Carimona Township is bounded on the north by Fountain, on the east by Preston, on the south by Bristol, and
on the west by Forestville. Its form and size is identical with the original United States survey. The surface
is rolling, and the soil on the higher portions is a clay loam from six to ten inches deep, with a yellow clay
subsoil, and on the low lands the soil is a black loam from eighteen to twenty four inches deep, with a blue clay
subsoil. The south branch of Root river flows across the town from section 18 in quite a direct channel to section
1, where it leaves for Preston. Willow creek conies from Bristol and flows through the eastern tier of sections
to join the south branch in section 1. There are also numerous springs to assist in watering the town. The northern
and eastern parts are particularly adapted to stock raising, while the central, south and southwestern sections
are well adapted to tillage.
Early Settlement. The summer or fall of 1852 is supposed to be the time of the first entry of the vanguard of civilization
which so rapidly encompassed this whole region. Edwin, Joseph and W. C. Pickett, with their father, David, natives
of New York, came here from Indiana. Martin Kingsbury and brothers, also from New York, came direct from there,
and the same year Sylvester Benson, another New Yorker, and William Carpenter, with J. Howel, who located in this
town. Some of them came with teams drawn by oxen, in which they encamped until a log cabin could be put up, which
was 14x16 feet.
The earliest settlement in town, outside of the village, was that of Martin Kingsbury and brothers, William Carpenter
and Sylvester Benson, who came in the spring of 1853, and camped on Willow creek, in section 25. William Wilbur
bought one of their claims afterwards. John B. Palmer arrived in the fall of 1853, and secured a claim.
In 1854, George and A. P. Day, natives of New York, Christopher Fritzsommers, a native of Ireland, Samuel R. Ayer,
of Canada, Peter Young and Martin Young, of New York, and others came in. W. H. Strong, who arrived in the spring
of 1854, at once became a prominent citizen and built a hotel the next year, which did an immense business. William
Chalfant came at the same time. The Picketts had two younger brothers, Philo and Alonzo, and their father, as already
mentioned, who afterwards died. William Sitler was here a short time and then returned to Pennsylvania. William
Holton came as a lad about the same period. Aikin Miner came in the fall of 1853 and settled on section 24. In
the fall of 1854 he moved to Jorden, in this county.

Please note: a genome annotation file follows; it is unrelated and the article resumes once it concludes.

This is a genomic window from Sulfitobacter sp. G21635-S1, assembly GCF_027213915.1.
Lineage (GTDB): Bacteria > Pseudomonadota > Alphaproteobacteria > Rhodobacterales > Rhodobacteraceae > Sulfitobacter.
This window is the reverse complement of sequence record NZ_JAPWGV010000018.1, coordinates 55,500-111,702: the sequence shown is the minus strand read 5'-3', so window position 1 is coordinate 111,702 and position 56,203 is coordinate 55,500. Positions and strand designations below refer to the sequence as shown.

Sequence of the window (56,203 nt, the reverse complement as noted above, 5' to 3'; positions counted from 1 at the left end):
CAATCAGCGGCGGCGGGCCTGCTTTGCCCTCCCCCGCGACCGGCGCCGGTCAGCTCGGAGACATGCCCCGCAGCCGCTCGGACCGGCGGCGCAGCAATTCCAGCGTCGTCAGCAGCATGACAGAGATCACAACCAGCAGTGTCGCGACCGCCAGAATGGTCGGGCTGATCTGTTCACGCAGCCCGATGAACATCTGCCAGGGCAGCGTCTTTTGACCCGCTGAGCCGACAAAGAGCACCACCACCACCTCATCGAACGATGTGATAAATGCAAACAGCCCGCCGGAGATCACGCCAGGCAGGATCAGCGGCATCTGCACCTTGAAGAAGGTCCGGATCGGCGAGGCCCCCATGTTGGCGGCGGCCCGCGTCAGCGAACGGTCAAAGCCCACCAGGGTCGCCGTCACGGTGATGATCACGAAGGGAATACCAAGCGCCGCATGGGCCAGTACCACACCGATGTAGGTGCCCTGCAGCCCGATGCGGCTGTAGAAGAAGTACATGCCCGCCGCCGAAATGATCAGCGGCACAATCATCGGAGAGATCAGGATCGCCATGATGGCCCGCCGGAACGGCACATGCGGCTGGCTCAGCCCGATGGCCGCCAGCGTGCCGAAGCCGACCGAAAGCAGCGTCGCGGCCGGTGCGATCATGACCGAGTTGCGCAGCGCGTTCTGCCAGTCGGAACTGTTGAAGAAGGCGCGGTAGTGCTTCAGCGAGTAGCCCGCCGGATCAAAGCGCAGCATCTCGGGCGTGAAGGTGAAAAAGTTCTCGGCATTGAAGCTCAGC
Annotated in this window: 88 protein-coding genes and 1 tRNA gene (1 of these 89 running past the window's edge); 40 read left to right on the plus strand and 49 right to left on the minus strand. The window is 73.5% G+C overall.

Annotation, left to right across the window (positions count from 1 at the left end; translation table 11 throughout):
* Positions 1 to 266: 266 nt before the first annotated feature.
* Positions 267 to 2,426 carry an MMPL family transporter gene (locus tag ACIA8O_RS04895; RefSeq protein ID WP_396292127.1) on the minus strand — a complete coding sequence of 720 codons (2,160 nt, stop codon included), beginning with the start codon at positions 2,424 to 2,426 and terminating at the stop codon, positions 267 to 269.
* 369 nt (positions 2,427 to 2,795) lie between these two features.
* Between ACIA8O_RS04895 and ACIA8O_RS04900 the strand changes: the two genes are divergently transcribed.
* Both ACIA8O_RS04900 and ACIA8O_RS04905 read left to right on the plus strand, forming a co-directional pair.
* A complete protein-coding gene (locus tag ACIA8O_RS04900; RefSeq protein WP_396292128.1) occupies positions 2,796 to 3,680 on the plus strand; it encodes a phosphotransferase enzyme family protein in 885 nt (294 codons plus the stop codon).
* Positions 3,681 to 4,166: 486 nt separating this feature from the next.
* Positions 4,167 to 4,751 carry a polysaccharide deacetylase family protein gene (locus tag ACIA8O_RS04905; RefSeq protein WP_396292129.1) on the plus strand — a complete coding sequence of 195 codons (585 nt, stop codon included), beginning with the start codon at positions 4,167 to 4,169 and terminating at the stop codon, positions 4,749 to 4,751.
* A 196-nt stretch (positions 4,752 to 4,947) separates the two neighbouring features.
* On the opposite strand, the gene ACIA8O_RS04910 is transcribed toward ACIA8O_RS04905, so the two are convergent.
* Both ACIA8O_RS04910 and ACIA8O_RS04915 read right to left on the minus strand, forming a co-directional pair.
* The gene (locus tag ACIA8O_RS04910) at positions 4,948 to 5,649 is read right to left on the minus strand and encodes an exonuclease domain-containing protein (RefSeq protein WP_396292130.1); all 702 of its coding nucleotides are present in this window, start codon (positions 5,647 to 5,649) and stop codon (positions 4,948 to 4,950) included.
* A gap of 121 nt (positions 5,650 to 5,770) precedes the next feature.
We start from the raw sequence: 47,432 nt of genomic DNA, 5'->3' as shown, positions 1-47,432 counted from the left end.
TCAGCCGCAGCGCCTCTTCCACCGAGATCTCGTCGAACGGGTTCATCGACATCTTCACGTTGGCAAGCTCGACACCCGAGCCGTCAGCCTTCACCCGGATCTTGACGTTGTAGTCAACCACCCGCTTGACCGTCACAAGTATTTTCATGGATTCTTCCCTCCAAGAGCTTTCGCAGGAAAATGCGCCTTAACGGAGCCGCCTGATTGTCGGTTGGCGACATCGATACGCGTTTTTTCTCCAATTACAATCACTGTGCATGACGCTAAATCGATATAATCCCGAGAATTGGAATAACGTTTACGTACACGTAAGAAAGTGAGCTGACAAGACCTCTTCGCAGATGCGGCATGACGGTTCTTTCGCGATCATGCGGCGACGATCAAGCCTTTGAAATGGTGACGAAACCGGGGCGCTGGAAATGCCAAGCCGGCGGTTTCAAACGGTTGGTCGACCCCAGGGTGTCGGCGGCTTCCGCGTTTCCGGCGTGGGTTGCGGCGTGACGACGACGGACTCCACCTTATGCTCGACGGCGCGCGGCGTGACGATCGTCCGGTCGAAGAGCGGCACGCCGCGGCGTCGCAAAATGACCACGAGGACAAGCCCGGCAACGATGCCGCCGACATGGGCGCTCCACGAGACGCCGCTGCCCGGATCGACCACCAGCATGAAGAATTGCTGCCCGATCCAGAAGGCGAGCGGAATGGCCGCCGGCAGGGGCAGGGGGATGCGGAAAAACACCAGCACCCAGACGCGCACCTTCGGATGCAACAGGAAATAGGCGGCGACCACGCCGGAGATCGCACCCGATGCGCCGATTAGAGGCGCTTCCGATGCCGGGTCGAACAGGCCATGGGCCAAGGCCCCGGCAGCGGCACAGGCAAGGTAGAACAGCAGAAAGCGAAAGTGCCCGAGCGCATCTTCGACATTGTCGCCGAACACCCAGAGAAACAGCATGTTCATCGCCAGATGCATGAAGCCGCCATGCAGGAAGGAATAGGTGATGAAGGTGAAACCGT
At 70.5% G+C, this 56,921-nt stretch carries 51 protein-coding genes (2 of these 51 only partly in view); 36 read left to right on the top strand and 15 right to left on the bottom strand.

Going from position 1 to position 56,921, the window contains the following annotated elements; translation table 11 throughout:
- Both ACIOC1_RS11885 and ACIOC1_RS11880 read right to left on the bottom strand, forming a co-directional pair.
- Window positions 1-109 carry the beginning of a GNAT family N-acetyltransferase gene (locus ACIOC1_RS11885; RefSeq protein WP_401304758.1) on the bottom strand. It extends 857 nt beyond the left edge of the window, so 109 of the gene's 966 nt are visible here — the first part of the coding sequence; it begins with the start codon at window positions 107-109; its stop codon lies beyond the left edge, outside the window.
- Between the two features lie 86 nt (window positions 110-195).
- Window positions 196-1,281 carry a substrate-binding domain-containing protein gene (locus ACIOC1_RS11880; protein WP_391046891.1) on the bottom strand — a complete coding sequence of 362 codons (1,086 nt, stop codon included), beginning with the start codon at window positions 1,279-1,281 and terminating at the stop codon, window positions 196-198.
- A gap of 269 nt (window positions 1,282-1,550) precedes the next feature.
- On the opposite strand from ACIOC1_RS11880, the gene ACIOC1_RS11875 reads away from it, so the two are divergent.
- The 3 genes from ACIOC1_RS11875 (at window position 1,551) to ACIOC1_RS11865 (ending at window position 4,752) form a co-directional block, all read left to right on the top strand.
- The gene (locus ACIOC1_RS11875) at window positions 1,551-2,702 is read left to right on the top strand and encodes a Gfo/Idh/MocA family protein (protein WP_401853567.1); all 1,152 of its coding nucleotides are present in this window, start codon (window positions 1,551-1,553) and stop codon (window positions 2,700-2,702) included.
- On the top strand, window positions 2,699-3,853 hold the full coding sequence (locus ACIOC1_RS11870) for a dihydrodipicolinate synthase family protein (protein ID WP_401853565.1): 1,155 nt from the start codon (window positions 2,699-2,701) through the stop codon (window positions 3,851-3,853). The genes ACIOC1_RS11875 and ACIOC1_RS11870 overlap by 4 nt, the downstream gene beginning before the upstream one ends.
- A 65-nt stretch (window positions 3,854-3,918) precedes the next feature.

In 1855, J. WT. Brockett came here and engaged in trade, but did not remain long. W. H. Roberts was a settler this
year in the village. Jacob Diley was another, who came about this time Robert Broadwater and family also arrived
this year. George Babcock and Ebenezer Newcomb, from New England, are also remembered as corners this year. This
village was on the great stage route, and when navigation on the river closed there were regular lines of stages,
the most prominent of which was M. O. Walker's.
Abraham Rexford came from Loraine county, Ohio, in 1856, and settled on section 23. His wife, Susan, who came with
him, is now in her eighty third year and lives with her son, Samuel, on the original homestead.
Land Office Records. The first titles to land in Carimona township were issued by the government in 1854. Those
who obtained land that year were as follows, the date of the issuance of the warrant being given first, then the
name of the owner and then the section in which the land was largely located. August 17, Martin Kingsbury, 23;
August 17, Robert S. Warren, 23; August 17, William Reynolds, 13; August 24, Daniel Hurlbut, 24; September 5, Joseph
Pickett, 5; September 5, William C. Pickett, 4; September 8, Martin Henderson, 10; September 8, Edwin Pickett,
4; September 9, John Ingbrightsen, 18; November 1, Sylvester Benson, 25.
Those who secured land in 1855 were as follows: March 24, Philo F. Pickett, 3; March 31, George H. Fremire,
25; March 31, William Hurlbut, 26; March 31, Esekiel Thomas, 24; April 12, George Drury, 26; April 12, John Jubb,
26; April 17, Joseph W. Brockett, 9; April 18, James M. Munday, 1; May 22, George W. Horton, 35; June 4, George
P. Babcock, 10; June 4, Joseph R. Colburn, 25; June 4, Everett E. Newcomb, 2-11; June 14, Everett E. Newcomb, 3;
June 27, John W. Jones, 8-9; July 7, David Pickett, 4; July 27, Alexander Wight, 3; August 8, Patrick Agan, 3;
August 10, Joseph Bisby, 7; August 11, Joseph Bisby, 7; August 20, Benjamin Philbrick, 5; August 23, John M. West,
25; August 24, Alexander Holton, 10; August 24, David Holton, 9; August 25, Joseph W. Crees, 11; August 25, George
L. Day, 2-11; September 5, Whitman S. Ford, 22-27; September 25, Henry A. Lewis, 13; October 12, William Meighen,
18; October 17, Lorenso Luce, 25; October 17, Joseph Stevens, 24-25; November 24, Martin Regenold, 15, November
24, Alfred Ward, 14-15; December 29, Martin Mulroy, 2-3.
Early Events. In 1856 Wm. Rendals took a claim in section 31 and engaged in business in section 24, in Buffalo
Grove. In 1858 Mr. and Mrs. Rendals both died of typhoid fever, and a supposed partner in the business in which
they were engaged, which was the manufacture of coin, came up from Iowa and secured the machinery, molds and a